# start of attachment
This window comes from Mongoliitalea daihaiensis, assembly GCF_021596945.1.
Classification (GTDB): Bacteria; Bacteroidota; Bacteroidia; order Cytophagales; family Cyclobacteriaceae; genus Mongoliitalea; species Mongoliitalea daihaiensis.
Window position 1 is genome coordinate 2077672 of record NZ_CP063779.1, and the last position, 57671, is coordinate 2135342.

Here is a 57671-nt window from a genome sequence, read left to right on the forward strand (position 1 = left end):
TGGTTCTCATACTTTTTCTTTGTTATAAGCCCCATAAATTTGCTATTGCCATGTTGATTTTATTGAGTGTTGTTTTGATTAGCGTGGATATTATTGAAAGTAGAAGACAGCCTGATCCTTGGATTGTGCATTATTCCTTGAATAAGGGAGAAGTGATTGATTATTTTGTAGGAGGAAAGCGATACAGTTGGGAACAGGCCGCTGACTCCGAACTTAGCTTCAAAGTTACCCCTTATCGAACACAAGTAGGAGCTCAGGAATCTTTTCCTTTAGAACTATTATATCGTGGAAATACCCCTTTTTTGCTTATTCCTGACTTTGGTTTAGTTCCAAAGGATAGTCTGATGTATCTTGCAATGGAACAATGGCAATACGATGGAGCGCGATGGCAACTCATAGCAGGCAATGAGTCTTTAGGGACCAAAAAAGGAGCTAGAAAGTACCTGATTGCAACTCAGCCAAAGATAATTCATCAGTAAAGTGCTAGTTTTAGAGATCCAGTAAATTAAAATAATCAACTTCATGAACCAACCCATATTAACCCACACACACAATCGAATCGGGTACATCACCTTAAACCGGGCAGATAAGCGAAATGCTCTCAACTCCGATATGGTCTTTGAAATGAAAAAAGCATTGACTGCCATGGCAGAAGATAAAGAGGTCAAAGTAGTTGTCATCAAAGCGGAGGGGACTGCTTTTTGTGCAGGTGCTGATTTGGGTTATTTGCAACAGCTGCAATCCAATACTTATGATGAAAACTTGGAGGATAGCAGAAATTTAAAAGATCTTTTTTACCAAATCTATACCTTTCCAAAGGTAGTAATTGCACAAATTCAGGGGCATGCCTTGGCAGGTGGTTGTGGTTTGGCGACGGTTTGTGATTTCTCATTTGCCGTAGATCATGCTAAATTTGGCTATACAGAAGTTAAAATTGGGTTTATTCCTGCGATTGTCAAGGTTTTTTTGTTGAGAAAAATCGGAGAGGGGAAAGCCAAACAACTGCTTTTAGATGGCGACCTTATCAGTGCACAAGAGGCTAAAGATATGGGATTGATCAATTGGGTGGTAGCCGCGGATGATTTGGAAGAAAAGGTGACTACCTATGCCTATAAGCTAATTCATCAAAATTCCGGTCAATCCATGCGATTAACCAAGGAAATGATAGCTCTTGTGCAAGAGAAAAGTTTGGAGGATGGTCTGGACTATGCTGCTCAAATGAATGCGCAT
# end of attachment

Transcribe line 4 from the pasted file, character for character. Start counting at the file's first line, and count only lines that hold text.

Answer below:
Here is a 57671-nt window from a genome sequence, read left to right on the forward strand (position 1 = left end):